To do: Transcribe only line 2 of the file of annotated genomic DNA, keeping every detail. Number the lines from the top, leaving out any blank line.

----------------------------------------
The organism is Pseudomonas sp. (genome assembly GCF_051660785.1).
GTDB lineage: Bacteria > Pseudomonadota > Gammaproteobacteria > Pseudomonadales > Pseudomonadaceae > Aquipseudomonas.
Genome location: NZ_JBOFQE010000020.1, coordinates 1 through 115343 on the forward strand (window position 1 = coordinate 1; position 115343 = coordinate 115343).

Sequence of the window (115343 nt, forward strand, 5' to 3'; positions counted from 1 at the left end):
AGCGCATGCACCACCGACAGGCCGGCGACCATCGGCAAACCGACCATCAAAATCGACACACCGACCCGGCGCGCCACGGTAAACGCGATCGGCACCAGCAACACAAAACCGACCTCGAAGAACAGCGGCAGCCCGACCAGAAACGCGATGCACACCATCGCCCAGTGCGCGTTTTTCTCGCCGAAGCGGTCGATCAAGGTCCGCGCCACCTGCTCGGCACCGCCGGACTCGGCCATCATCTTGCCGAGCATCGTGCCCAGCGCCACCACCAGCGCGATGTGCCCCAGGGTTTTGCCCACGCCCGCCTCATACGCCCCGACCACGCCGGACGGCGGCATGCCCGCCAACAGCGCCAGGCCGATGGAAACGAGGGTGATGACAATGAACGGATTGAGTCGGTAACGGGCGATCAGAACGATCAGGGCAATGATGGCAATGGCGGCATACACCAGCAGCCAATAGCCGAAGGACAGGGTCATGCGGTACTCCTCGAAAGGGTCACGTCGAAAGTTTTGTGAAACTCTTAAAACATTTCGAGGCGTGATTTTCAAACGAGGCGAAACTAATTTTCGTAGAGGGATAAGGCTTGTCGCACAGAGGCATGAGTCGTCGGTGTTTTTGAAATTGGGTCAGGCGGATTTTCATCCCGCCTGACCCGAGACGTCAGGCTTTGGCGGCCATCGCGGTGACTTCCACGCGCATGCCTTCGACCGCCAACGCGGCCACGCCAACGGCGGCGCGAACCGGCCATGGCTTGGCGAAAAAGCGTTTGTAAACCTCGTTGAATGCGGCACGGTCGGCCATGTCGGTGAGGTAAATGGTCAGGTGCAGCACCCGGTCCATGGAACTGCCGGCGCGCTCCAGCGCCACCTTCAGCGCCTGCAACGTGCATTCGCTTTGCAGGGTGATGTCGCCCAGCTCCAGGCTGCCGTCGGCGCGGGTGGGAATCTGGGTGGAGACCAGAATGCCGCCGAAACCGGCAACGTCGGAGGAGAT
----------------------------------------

GTDB lineage: Bacteria > Pseudomonadota > Gammaproteobacteria > Pseudomonadales > Pseudomonadaceae > Aquipseudomonas.